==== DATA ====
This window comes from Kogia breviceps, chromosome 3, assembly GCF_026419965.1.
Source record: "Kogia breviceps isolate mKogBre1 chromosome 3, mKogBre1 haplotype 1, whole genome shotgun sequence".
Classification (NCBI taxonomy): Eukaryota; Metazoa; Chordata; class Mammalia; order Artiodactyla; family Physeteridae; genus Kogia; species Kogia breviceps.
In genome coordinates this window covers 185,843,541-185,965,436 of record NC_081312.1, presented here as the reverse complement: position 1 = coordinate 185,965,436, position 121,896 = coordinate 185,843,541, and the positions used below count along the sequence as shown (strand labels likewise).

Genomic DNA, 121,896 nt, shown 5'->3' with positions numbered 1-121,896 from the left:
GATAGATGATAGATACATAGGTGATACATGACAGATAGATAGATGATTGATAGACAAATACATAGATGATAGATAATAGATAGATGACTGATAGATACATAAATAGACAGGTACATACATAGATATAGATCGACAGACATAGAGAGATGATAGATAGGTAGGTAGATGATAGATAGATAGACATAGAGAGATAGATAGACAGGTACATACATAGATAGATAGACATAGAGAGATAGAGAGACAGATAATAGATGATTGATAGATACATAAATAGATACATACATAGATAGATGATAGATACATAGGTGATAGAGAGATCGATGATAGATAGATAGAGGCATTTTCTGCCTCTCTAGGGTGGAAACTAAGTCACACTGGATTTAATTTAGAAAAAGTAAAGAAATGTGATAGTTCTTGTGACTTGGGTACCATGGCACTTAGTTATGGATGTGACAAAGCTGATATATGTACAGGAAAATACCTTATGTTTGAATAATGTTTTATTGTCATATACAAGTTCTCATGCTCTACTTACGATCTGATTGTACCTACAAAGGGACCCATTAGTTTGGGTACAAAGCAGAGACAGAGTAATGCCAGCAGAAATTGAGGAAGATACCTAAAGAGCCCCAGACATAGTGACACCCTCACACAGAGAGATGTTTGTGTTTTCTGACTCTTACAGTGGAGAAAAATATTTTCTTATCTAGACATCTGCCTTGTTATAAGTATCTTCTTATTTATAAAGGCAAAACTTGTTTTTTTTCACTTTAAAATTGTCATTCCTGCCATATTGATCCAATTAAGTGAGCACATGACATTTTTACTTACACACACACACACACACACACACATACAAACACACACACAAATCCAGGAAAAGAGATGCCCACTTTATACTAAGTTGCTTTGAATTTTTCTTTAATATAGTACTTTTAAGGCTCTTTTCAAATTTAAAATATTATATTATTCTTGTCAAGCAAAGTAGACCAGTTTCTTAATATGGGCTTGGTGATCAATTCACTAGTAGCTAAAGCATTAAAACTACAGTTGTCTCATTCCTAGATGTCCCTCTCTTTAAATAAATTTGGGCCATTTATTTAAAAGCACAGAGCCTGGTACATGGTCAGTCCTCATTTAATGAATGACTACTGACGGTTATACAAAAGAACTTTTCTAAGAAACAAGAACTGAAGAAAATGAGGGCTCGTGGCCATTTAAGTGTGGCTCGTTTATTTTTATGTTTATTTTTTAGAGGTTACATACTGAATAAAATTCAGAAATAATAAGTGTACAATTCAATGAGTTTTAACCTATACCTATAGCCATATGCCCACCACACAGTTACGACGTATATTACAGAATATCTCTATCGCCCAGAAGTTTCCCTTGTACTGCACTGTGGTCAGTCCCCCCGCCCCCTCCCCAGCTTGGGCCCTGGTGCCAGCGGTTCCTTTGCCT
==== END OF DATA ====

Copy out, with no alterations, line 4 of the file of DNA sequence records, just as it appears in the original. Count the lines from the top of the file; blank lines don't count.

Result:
In genome coordinates this window covers 185,843,541-185,965,436 of record NC_081312.1, presented here as the reverse complement: position 1 = coordinate 185,965,436, position 121,896 = coordinate 185,843,541, and the positions used below count along the sequence as shown (strand labels likewise).